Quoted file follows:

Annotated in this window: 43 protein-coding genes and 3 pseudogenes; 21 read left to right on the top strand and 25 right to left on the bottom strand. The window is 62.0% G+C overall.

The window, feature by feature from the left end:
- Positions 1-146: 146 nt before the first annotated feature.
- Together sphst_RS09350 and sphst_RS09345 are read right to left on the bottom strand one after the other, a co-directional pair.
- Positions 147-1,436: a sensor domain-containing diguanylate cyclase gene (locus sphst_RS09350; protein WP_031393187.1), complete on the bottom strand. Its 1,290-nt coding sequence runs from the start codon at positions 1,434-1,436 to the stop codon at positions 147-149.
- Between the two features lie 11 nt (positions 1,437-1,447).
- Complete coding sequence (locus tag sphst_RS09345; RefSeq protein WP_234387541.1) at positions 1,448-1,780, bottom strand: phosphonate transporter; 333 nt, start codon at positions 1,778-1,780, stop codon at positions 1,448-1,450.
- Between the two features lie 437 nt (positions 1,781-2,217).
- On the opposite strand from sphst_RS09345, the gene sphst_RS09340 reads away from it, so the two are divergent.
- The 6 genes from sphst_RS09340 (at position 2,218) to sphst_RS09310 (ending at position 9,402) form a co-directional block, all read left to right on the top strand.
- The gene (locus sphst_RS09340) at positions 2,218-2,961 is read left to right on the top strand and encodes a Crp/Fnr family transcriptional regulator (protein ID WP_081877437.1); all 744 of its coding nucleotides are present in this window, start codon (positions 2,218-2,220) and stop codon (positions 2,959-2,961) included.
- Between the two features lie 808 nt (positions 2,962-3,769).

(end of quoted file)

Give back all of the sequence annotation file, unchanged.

Annotated in this window: 43 protein-coding genes and 3 pseudogenes; 21 read left to right on the top strand and 25 right to left on the bottom strand. The window is 62.0% G+C overall.

The window, feature by feature from the left end:
- Positions 1-146: 146 nt before the first annotated feature.
- Together sphst_RS09350 and sphst_RS09345 are read right to left on the bottom strand one after the other, a co-directional pair.
- Positions 147-1,436: a sensor domain-containing diguanylate cyclase gene (locus sphst_RS09350; protein WP_031393187.1), complete on the bottom strand. Its 1,290-nt coding sequence runs from the start codon at positions 1,434-1,436 to the stop codon at positions 147-149.
- Between the two features lie 11 nt (positions 1,437-1,447).
- Complete coding sequence (locus tag sphst_RS09345; RefSeq protein WP_234387541.1) at positions 1,448-1,780, bottom strand: phosphonate transporter; 333 nt, start codon at positions 1,778-1,780, stop codon at positions 1,448-1,450.
- Between the two features lie 437 nt (positions 1,781-2,217).
- On the opposite strand from sphst_RS09345, the gene sphst_RS09340 reads away from it, so the two are divergent.
- The 6 genes from sphst_RS09340 (at position 2,218) to sphst_RS09310 (ending at position 9,402) form a co-directional block, all read left to right on the top strand.
- The gene (locus sphst_RS09340) at positions 2,218-2,961 is read left to right on the top strand and encodes a Crp/Fnr family transcriptional regulator (protein ID WP_081877437.1); all 744 of its coding nucleotides are present in this window, start codon (positions 2,218-2,220) and stop codon (positions 2,959-2,961) included.
- Between the two features lie 808 nt (positions 2,962-3,769).